You won’t find a mermaid in this lagoon.

Life with many children is filled with wonderful moments. It is also filled with difficult ones. The problem is, you never know which moment you will get.

Quick as a wink, my day can fall completely to pieces. I can be swimming along peacefully, backstroking through a thick fog of tranquility, and the very next instant all hell can break loose. I’m not sure why that happens so swiftly, but I do know this: it catches me off guard every single time.

Take yesterday for example.

Mr. Diaz loaded up our giant van and hauled our oldest children down to the car wash. He didn’t do this because he’s a super awesome dad who wants to spend a few extra moments with our dear offspring. Nor did he do this because our children like sitting in an enclosed space while giant soapy brushes slap and lick the sides of a vehicle that’s roughly the size of a barge.

Nah.

He took them to the car wash because he needed bodies to hold towels over the windows in the back of the van where there are leaks. I can’t blame him for this. What did we have children for anyway if not to do mundane, Red-nex-ican tasks like that one?

Meanwhile, I was back in my kitchen loading the dishwasher and the other five children were occupied and quiet.  Every parent knows “Occupied and Quiet” is a summons for disaster. Sure enough, Squidgy baby began to cry, flailing and wailing while flopping in the jump-a-roo.

Suddenly, a scream pierced the stillness and I immediately knew it was my 2 year old, Chatterbox Toddler. I scurried down the hallway to the playroom and he ran up to my legs and clutched them as tightly as a modish purse snatcher holds onto a Kate Spade.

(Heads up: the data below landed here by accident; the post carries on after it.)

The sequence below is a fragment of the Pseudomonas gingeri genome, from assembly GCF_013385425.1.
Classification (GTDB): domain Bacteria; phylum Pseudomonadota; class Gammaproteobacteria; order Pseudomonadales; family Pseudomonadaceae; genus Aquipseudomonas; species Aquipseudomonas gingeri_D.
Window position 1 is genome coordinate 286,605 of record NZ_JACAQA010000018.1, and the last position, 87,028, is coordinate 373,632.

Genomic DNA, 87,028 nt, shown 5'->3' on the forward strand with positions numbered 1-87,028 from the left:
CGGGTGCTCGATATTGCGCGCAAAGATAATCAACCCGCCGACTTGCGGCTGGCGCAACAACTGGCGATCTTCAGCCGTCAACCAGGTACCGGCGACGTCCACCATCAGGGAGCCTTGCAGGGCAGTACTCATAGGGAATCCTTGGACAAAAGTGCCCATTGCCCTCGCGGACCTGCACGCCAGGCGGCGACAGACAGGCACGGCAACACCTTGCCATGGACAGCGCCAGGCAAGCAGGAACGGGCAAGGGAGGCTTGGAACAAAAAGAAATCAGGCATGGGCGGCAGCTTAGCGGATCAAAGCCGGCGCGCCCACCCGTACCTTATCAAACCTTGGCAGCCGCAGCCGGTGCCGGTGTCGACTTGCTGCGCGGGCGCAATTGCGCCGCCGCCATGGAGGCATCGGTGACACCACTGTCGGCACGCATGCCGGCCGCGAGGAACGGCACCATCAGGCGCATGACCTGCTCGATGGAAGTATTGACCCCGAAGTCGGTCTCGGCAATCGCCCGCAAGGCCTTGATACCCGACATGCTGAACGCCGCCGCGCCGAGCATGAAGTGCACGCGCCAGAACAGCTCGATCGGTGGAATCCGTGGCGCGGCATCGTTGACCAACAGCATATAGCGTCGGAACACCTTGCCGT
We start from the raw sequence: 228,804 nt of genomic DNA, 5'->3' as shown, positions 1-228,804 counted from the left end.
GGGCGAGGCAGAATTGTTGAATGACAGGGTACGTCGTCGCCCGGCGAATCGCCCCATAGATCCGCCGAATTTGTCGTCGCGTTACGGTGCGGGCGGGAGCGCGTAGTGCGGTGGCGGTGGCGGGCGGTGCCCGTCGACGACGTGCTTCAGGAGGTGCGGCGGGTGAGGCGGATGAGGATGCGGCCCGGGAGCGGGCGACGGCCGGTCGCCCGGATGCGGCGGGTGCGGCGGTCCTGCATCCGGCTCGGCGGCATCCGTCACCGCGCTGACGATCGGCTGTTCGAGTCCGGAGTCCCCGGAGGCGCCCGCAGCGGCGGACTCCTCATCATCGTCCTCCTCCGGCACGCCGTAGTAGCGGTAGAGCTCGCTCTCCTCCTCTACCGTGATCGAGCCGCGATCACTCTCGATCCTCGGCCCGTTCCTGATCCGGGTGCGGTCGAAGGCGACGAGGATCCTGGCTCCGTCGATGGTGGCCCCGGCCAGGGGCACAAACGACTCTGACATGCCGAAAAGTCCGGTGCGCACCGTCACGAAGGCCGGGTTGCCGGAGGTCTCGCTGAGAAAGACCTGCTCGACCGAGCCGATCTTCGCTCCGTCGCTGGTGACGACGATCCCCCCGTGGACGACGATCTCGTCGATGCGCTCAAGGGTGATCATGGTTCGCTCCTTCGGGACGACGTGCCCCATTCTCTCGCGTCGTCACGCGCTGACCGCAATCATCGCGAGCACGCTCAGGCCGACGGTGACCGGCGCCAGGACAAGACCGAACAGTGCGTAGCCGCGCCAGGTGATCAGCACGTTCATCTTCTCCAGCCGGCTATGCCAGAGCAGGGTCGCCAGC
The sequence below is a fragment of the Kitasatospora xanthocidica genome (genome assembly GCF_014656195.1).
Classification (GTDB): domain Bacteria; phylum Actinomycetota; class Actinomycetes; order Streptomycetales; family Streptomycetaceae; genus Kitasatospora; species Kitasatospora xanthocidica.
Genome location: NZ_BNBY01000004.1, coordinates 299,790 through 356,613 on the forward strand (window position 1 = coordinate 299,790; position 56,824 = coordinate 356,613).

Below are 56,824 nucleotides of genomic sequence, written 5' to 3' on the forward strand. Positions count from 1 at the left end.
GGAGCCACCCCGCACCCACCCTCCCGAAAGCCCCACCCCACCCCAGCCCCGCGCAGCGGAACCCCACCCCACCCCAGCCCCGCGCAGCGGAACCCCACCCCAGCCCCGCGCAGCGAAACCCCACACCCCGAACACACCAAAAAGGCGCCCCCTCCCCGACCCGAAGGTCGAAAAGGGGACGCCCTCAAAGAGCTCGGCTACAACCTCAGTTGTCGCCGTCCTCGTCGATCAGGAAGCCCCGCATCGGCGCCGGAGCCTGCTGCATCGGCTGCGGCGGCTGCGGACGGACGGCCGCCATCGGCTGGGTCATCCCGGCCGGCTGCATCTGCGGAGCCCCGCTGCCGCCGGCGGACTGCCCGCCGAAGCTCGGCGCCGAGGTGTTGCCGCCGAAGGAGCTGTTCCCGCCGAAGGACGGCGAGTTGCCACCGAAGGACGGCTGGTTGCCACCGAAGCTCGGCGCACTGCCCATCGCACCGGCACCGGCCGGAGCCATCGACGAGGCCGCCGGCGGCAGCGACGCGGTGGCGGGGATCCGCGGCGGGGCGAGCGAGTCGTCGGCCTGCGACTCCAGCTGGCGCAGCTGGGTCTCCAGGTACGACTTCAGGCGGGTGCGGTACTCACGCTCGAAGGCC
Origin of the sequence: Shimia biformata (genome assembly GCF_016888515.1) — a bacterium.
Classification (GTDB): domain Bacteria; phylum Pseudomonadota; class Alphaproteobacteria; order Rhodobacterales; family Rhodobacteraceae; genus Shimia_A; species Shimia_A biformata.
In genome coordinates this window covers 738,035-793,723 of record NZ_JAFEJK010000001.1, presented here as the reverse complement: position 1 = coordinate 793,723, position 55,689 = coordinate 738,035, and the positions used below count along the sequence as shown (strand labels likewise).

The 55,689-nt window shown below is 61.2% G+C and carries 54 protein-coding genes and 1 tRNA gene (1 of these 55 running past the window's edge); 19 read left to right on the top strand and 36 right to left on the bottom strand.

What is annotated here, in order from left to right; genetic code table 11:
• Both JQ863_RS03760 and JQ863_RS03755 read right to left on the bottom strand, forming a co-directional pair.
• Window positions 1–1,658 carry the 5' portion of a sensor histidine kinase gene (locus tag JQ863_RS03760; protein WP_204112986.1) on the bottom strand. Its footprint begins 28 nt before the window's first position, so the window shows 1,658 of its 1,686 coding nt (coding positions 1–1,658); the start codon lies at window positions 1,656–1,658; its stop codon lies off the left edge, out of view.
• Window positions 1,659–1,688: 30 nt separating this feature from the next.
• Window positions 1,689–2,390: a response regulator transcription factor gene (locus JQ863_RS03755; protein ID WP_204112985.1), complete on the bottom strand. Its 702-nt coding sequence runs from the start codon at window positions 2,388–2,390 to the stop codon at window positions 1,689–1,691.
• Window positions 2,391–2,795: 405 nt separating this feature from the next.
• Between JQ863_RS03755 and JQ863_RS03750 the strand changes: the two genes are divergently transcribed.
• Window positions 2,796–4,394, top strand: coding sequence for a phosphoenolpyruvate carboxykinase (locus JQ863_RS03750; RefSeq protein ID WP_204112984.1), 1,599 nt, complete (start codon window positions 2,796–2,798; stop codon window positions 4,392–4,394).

“Owwww,” he sobbed through his big tears, “Head owwwwwy,” 

Chatterbox Toddler was wet. He had a blossoming red welt where he had conked his noggin. He held onto me and screeched his dysphoria -a cacophony now mixed with the sounds of a wailing baby back in the living room.

I noticed my wood floors were wet too, as if a preschooler spilled a gallon of water and attempted to mop it up by using the least absorbent material on the planet, which in this case was an old baby quilt. Instead of the spill being soaked up, it spread the liquid from one side of the floor clear to the other.

A slight movement from the back of the room caught my eye.

Our resident preschooler, Humdinger, stood there stark naked and frozen in place; one leg lifted up in the air and ready to go into a pair of underwear. He had been quickly trying to change into dry clothes. It didn’t take long to figure out what had happened. Humdinger had masterfully created his very own ‘Slip-n-Slide’. From his pee. And his brother had involuntarily taken the first ride.